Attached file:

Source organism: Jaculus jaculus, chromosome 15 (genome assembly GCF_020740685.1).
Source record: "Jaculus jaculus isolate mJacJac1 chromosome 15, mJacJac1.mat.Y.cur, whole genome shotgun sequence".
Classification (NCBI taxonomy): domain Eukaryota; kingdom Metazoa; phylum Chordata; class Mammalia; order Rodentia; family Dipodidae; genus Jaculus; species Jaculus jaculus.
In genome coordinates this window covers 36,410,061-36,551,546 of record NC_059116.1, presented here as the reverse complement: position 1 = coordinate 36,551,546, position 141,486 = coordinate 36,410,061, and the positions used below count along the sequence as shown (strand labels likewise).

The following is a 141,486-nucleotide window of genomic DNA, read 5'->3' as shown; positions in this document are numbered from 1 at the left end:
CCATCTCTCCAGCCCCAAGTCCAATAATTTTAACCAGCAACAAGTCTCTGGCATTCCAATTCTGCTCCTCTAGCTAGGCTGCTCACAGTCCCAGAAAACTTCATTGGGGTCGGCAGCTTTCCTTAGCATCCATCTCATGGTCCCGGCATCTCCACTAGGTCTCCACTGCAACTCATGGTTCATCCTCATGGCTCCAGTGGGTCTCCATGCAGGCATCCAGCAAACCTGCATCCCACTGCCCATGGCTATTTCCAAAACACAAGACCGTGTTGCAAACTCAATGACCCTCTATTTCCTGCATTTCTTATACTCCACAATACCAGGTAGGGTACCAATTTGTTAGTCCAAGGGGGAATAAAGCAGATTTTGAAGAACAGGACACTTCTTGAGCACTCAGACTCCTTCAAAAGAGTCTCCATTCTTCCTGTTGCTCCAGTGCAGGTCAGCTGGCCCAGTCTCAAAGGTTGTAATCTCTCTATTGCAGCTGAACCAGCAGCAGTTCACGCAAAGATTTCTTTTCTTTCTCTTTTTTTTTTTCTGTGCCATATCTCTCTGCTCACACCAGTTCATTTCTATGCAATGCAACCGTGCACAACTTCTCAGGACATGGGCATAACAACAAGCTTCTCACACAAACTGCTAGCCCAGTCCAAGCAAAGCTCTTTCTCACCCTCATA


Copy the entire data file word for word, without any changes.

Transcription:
Source organism: Jaculus jaculus, chromosome 15 (genome assembly GCF_020740685.1).
Source record: "Jaculus jaculus isolate mJacJac1 chromosome 15, mJacJac1.mat.Y.cur, whole genome shotgun sequence".
Classification (NCBI taxonomy): domain Eukaryota; kingdom Metazoa; phylum Chordata; class Mammalia; order Rodentia; family Dipodidae; genus Jaculus; species Jaculus jaculus.
In genome coordinates this window covers 36,410,061-36,551,546 of record NC_059116.1, presented here as the reverse complement: position 1 = coordinate 36,551,546, position 141,486 = coordinate 36,410,061, and the positions used below count along the sequence as shown (strand labels likewise).

The following is a 141,486-nucleotide window of genomic DNA, read 5'->3' as shown; positions in this document are numbered from 1 at the left end:
CCATCTCTCCAGCCCCAAGTCCAATAATTTTAACCAGCAACAAGTCTCTGGCATTCCAATTCTGCTCCTCTAGCTAGGCTGCTCACAGTCCCAGAAAACTTCATTGGGGTCGGCAGCTTTCCTTAGCATCCATCTCATGGTCCCGGCATCTCCACTAGGTCTCCACTGCAACTCATGGTTCATCCTCATGGCTCCAGTGGGTCTCCATGCAGGCATCCAGCAAACCTGCATCCCACTGCCCATGGCTATTTCCAAAACACAAGACCGTGTTGCAAACTCAATGACCCTCTATTTCCTGCATTTCTTATACTCCACAATACCAGGTAGGGTACCAATTTGTTAGTCCAAGGGGGAATAAAGCAGATTTTGAAGAACAGGACACTTCTTGAGCACTCAGACTCCTTCAAAAGAGTCTCCATTCTTCCTGTTGCTCCAGTGCAGGTCAGCTGGCCCAGTCTCAAAGGTTGTAATCTCTCTATTGCAGCTGAACCAGCAGCAGTTCACGCAAAGATTTCTTTTCTTTCTCTTTTTTTTTTTCTGTGCCATATCTCTCTGCTCACACCAGTTCATTTCTATGCAATGCAACCGTGCACAACTTCTCAGGACATGGGCATAACAACAAGCTTCTCACACAAACTGCTAGCCCAGTCCAAGCAAAGCTCTTTCTCACCCTCATA